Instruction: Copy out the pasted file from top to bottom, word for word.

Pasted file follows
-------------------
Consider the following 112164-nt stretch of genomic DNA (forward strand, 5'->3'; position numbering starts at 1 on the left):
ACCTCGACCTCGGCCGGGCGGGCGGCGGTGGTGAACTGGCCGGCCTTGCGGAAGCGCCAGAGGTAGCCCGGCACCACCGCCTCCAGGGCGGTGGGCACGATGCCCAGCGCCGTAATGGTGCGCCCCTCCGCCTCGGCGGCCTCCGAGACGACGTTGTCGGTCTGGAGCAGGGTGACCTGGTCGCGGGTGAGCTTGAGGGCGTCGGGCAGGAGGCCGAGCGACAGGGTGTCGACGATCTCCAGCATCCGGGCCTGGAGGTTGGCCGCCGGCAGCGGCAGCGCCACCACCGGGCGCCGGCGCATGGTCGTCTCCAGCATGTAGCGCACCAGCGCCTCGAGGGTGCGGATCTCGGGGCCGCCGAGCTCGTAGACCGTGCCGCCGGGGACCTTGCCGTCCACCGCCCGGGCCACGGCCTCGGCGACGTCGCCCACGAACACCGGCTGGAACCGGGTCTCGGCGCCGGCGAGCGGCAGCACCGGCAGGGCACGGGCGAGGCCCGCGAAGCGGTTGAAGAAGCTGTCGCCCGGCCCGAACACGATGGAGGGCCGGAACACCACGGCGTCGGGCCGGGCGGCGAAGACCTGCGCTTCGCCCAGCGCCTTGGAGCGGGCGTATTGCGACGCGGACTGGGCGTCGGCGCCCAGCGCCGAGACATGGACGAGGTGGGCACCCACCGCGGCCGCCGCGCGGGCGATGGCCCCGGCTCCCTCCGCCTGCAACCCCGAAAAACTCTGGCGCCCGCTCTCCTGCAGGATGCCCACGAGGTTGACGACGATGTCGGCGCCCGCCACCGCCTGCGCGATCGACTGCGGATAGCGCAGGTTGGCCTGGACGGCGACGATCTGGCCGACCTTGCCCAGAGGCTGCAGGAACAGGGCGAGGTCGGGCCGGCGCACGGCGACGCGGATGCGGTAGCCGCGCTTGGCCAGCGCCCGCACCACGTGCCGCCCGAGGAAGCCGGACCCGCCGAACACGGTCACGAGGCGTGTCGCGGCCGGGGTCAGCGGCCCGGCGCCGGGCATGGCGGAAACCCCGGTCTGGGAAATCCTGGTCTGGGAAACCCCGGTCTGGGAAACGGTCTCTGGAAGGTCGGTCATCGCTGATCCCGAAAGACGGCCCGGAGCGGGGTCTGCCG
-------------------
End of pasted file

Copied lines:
Consider the following 112164-nt stretch of genomic DNA (forward strand, 5'->3'; position numbering starts at 1 on the left):
ACCTCGACCTCGGCCGGGCGGGCGGCGGTGGTGAACTGGCCGGCCTTGCGGAAGCGCCAGAGGTAGCCCGGCACCACCGCCTCCAGGGCGGTGGGCACGATGCCCAGCGCCGTAATGGTGCGCCCCTCCGCCTCGGCGGCCTCCGAGACGACGTTGTCGGTCTGGAGCAGGGTGACCTGGTCGCGGGTGAGCTTGAGGGCGTCGGGCAGGAGGCCGAGCGACAGGGTGTCGACGATCTCCAGCATCCGGGCCTGGAGGTTGGCCGCCGGCAGCGGCAGCGCCACCACCGGGCGCCGGCGCATGGTCGTCTCCAGCATGTAGCGCACCAGCGCCTCGAGGGTGCGGATCTCGGGGCCGCCGAGCTCGTAGACCGTGCCGCCGGGGACCTTGCCGTCCACCGCCCGGGCCACGGCCTCGGCGACGTCGCCCACGAACACCGGCTGGAACCGGGTCTCGGCGCCGGCGAGCGGCAGCACCGGCAGGGCACGGGCGAGGCCCGCGAAGCGGTTGAAGAAGCTGTCGCCCGGCCCGAACACGATGGAGGGCCGGAACACCACGGCGTCGGGCCGGGCGGCGAAGACCTGCGCTTCGCCCAGCGCCTTGGAGCGGGCGTATTGCGACGCGGACTGGGCGTCGGCGCCCAGCGCCGAGACATGGACGAGGTGGGCACCCACCGCGGCCGCCGCGCGGGCGATGGCCCCGGCTCCCTCCGCCTGCAACCCCGAAAAACTCTGGCGCCCGCTCTCCTGCAGGATGCCCACGAGGTTGACGACGATGTCGGCGCCCGCCACCGCCTGCGCGATCGACTGCGGATAGCGCAGGTTGGCCTGGACGGCGACGATCTGGCCGACCTTGCCCAGAGGCTGCAGGAACAGGGCGAGGTCGGGCCGGCGCACGGCGACGCGGATGCGGTAGCCGCGCTTGGCCAGCGCCCGCACCACGTGCCGCCCGAGGAAGCCGGACCCGCCGAACACGGTCACGAGGCGTGTCGCGGCCGGGGTCAGCGGCCCGGCGCCGGGCATGGCGGAAACCCCGGTCTGGGAAATCCTGGTCTGGGAAACCCCGGTCTGGGAAACGGTCTCTGGAAGGTCGGTCATCGCTGATCCCGAAAGACGGCCCGGAGCGGGGTCTGCCG